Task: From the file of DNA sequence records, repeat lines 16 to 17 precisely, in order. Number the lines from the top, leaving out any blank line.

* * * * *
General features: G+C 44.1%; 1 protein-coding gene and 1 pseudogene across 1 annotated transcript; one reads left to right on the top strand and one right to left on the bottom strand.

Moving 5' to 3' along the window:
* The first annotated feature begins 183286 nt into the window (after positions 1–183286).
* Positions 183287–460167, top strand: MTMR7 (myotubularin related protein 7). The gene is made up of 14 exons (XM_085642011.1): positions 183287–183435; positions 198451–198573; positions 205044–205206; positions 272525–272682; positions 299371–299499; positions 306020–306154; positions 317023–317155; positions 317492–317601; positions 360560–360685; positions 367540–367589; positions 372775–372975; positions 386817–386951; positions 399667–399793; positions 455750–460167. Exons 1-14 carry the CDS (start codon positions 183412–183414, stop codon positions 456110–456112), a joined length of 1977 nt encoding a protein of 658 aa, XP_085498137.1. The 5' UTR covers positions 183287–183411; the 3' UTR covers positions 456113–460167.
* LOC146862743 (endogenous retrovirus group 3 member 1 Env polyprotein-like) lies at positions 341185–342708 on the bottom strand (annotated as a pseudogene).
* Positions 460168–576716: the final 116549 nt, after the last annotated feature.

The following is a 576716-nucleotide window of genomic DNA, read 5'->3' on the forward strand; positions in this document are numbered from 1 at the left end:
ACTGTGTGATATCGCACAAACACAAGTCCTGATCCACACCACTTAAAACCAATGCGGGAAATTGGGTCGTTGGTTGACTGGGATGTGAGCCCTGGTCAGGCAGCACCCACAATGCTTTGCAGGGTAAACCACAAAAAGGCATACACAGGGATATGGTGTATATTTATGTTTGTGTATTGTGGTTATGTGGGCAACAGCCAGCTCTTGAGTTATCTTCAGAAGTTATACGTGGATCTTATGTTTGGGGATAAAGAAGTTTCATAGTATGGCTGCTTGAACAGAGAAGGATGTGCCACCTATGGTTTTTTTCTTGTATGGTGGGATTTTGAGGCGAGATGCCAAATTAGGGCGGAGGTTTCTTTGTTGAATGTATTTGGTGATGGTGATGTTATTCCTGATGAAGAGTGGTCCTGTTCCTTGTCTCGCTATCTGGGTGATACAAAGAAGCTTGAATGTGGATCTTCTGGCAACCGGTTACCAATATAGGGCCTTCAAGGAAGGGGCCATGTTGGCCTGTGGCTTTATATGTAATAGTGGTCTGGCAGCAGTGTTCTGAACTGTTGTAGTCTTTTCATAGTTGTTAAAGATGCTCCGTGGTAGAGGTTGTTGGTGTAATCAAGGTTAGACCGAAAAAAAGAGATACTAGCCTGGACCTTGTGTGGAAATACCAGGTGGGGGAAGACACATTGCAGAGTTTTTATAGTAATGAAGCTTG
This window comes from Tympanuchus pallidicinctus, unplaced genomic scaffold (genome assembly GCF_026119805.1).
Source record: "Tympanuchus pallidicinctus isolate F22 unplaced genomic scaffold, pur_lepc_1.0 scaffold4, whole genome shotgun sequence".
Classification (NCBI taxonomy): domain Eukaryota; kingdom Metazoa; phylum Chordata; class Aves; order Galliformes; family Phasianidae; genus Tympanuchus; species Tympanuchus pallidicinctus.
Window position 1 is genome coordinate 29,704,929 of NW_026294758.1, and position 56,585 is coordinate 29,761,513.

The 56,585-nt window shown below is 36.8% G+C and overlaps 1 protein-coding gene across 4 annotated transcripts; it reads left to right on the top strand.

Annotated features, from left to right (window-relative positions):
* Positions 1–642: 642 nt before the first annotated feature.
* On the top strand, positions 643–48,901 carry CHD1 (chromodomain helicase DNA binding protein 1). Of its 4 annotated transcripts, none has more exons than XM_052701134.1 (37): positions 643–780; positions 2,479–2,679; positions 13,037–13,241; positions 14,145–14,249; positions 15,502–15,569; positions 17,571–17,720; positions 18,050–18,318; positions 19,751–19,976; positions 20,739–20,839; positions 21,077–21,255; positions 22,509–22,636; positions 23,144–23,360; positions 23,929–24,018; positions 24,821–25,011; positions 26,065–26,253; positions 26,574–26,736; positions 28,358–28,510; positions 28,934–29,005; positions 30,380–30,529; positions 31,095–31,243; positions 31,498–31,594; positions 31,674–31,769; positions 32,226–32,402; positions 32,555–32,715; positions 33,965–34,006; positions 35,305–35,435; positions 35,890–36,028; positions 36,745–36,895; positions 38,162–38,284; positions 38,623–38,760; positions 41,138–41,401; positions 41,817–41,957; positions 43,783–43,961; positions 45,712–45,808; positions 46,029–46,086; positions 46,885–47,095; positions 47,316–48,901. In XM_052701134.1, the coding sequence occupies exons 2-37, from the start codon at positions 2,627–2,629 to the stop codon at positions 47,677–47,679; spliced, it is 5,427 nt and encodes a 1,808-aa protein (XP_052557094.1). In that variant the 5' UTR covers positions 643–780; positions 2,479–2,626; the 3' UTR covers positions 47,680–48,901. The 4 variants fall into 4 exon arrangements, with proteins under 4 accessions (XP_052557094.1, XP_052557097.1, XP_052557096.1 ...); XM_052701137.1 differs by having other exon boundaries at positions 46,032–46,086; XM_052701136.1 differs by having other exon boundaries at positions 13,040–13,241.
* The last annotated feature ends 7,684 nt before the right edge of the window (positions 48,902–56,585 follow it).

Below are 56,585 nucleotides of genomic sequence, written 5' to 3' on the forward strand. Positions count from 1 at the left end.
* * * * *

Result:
* On the top strand, positions 643–48,901 carry CHD1 (chromodomain helicase DNA binding protein 1). Of its 4 annotated transcripts, none has more exons than XM_052701134.1 (37): positions 643–780; positions 2,479–2,679; positions 13,037–13,241; positions 14,145–14,249; positions 15,502–15,569; positions 17,571–17,720; positions 18,050–18,318; positions 19,751–19,976; positions 20,739–20,839; positions 21,077–21,255; positions 22,509–22,636; positions 23,144–23,360; positions 23,929–24,018; positions 24,821–25,011; positions 26,065–26,253; positions 26,574–26,736; positions 28,358–28,510; positions 28,934–29,005; positions 30,380–30,529; positions 31,095–31,243; positions 31,498–31,594; positions 31,674–31,769; positions 32,226–32,402; positions 32,555–32,715; positions 33,965–34,006; positions 35,305–35,435; positions 35,890–36,028; positions 36,745–36,895; positions 38,162–38,284; positions 38,623–38,760; positions 41,138–41,401; positions 41,817–41,957; positions 43,783–43,961; positions 45,712–45,808; positions 46,029–46,086; positions 46,885–47,095; positions 47,316–48,901. In XM_052701134.1, the coding sequence occupies exons 2-37, from the start codon at positions 2,627–2,629 to the stop codon at positions 47,677–47,679; spliced, it is 5,427 nt and encodes a 1,808-aa protein (XP_052557094.1). In that variant the 5' UTR covers positions 643–780; positions 2,479–2,626; the 3' UTR covers positions 47,680–48,901. The 4 variants fall into 4 exon arrangements, with proteins under 4 accessions (XP_052557094.1, XP_052557097.1, XP_052557096.1 ...); XM_052701137.1 differs by having other exon boundaries at positions 46,032–46,086; XM_052701136.1 differs by having other exon boundaries at positions 13,040–13,241.
* The last annotated feature ends 7,684 nt before the right edge of the window (positions 48,902–56,585 follow it).